+The goals of the kind of testing outlined here are simplicity, loose or no
+coupling, and speed:
+
+* Tests should be as simple as possible, while exercising the application-
+ under-test (AUT) completely.
+* Tests should run as quickly as possible, to encourage running them
+ frequently.
+* Tests should avoid coupling with other tests, or with parts of the AUT which
+ they are not responsible for testing.
+
+Developers write such tests to verify that the AUT is abiding by the contracts
+the developer specifies. While an instance this type of test case may be
+illustrative of the contract it tests, such test cases do not take the place
+of either API documentation or of narrative / "theory of operations"
+documentation. Still less are they intended for end-user documentation.
+
+Rule: Never import the module-under-test at test module scope.
+--------------------------------------------------------------
+
+Import failures in the module-under-test (MUT) should cause individual test
+cases to fail: they should never prevent those tests from being run. Depending
+on the testrunner, import problems may be much harder to distinguish at a
+glance than normal test failures.
+
+For example, rather than the following::
+
+ # test the foo module
+ import unittest
+
+ from package.foo import FooClass
+
+ class FooClassTests(unittest.TestCase):
+
+ def test_bar(self):
+ foo = FooClass('Bar')
+ self.assertEqual(foo.bar(), 'Bar')
+
+prefer::
+
+ # test the foo module
+ import unittest
+
+ class FooClassTests(unittest.TestCase):
+
+ def _getTargetClass(self):
+ from package.foo import FooClass
+ return FooClass
+
+ def _makeOne(self, *args, **kw):
+ return self._getTargetClass()(*args, **kw)
+
+ def test_bar(self):
+ foo = self._makeOne('Bar')
+ self.assertEqual(foo.bar(), 'Bar')
+
+Guideline: Minimize module-scope dependencies.
+----------------------------------------------
+
+Unit tests need to be runnable even in an enviornment which is missing some
+required features: in that case, one or more of the testcase methods (TCMs)
+will fail. Defer imports of any needed library modules as late as possible.
+
+For instance, this example generates no test failures at all if the 'qux'
+module is not importable::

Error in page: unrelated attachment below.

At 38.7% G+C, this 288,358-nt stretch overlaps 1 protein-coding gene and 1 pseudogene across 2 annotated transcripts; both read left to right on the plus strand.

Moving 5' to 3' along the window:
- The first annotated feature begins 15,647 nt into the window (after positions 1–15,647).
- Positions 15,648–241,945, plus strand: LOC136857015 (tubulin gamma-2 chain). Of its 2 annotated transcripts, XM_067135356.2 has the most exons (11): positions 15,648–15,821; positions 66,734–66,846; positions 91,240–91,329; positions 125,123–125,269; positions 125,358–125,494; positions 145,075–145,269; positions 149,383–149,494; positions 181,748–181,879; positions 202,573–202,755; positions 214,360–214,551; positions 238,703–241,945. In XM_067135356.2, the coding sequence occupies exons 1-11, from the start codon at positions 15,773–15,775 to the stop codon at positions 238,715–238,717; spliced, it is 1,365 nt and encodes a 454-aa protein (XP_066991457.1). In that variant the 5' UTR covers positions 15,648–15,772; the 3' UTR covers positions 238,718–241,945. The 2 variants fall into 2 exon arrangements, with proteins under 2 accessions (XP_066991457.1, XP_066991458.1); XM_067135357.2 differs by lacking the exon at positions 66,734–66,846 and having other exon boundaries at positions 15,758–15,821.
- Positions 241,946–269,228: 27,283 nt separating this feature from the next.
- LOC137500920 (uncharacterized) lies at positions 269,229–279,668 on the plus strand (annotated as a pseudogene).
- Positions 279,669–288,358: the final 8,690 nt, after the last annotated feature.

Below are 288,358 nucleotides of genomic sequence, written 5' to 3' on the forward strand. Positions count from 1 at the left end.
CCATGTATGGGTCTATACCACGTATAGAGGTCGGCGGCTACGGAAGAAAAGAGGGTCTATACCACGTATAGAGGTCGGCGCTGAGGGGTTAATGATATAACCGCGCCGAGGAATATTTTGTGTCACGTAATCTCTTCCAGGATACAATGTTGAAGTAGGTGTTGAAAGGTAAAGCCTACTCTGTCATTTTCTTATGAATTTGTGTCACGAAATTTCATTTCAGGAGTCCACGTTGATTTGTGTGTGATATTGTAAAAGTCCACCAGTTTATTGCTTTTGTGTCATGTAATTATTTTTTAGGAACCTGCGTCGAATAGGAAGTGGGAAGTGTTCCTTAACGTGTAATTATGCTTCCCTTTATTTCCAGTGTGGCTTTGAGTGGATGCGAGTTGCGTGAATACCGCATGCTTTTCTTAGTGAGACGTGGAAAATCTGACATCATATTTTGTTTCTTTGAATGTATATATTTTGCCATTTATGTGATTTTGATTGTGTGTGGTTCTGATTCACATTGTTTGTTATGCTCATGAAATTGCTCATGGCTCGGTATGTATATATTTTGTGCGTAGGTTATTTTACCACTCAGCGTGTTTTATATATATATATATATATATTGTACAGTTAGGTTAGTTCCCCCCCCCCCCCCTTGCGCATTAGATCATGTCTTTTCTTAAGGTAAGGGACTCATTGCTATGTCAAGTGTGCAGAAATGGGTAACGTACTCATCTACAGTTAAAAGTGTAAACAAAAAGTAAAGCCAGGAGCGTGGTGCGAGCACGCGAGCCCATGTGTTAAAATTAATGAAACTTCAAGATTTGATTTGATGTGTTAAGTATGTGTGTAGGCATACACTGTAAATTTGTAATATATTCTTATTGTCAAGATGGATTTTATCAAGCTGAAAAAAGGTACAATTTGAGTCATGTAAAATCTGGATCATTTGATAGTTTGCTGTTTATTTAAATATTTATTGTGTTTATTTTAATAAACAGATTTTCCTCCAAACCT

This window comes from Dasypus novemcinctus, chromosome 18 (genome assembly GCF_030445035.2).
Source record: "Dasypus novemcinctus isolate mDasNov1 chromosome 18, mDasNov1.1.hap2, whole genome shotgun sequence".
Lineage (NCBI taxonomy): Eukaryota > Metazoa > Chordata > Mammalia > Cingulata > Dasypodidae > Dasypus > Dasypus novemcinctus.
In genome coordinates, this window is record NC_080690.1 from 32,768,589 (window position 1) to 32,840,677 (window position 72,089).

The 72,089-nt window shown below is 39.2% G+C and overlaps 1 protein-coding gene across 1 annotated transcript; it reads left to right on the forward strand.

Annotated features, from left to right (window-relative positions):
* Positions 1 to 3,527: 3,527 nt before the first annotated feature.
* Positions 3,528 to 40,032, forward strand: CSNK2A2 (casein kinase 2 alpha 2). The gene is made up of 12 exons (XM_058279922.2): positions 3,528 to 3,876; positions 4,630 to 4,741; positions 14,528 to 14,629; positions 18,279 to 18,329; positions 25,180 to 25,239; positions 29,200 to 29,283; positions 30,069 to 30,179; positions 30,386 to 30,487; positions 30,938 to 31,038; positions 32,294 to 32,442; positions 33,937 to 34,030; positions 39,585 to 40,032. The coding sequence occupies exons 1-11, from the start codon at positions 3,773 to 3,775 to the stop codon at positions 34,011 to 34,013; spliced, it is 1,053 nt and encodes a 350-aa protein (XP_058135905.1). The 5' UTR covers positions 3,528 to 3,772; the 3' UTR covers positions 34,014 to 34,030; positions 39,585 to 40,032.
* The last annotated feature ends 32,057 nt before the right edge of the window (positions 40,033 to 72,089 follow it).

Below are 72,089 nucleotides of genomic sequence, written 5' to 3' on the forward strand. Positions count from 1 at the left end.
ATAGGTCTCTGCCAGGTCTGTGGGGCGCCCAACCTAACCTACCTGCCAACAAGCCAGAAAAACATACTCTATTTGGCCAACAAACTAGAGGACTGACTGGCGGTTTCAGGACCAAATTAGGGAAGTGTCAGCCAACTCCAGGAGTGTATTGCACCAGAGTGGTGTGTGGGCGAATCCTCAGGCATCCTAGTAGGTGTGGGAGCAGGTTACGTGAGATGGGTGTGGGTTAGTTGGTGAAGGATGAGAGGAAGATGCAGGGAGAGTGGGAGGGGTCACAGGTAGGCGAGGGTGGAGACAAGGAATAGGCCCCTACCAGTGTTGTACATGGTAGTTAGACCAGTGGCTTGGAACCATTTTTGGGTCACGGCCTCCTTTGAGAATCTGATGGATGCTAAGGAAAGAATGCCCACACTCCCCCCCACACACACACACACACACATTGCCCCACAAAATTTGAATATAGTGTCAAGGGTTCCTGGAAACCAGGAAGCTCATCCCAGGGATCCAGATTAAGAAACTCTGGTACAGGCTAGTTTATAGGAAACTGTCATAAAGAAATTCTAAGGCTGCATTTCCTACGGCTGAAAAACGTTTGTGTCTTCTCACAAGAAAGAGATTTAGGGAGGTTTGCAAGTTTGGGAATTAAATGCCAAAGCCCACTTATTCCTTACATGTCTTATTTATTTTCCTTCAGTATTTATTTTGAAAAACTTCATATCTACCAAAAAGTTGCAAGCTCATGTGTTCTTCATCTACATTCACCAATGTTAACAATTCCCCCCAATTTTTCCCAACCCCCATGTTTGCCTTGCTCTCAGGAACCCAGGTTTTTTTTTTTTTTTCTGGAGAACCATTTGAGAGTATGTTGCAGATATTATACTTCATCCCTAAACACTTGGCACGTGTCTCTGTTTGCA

+
+ # test the foo module
+ import unittest
+ import qux
+
+ class FooClassTests(unittest.TestCase):
+
+ def _getTargetClass(self):
+ from package.foo import FooClass
+ return FooClass
+
+ def _makeOne(self, *args, **kw):
+ return self._getTargetClass()(*args, **kw)
+
+ def test_bar(self):
+ foo = self._makeOne(qux.Qux('Bar'))
+
+while this example raises failures for each TCM which uses the missing
+module::
+
+ # test the foo module
+ import unittest
+
+ class FooClassTests(unittest.TestCase):
+
+ def _getTargetClass(self):
+ from package.foo import FooClass
+ return FooClass
+
+ def _makeOne(self, *args, **kw):
+ return self._getTargetClass()(*args, **kw)
+
+ def test_bar(self):
+ import qux
+ foo = self._makeOne(qux.Qux('Bar'))
+
+It may be a reasonable tradeoff in some cases to import a module (but not the
+MUT!) which is used widely within the test cases. Such a tradeoff should
+probably occur late in the life of the TCM, after the pattern of usage is
+clearly understood.
+
+Rule: Make each test case method test Just One Thing.
+-----------------------------------------------------
+
+Avoid the temptation to write fewer, bigger tests. Ideally, each TCM will
+exercise one set of preconditions for one method or function. For instance,
+the following test case tries to exercise far too much::
+
+ def test_bound_used_container(self):
+ from AccessControl.SecurityManagement import newSecurityManager
+ from AccessControl import Unauthorized
+ newSecurityManager(None, UnderprivilegedUser())
+ root = self._makeTree()
+ guarded = root._getOb('guarded')
+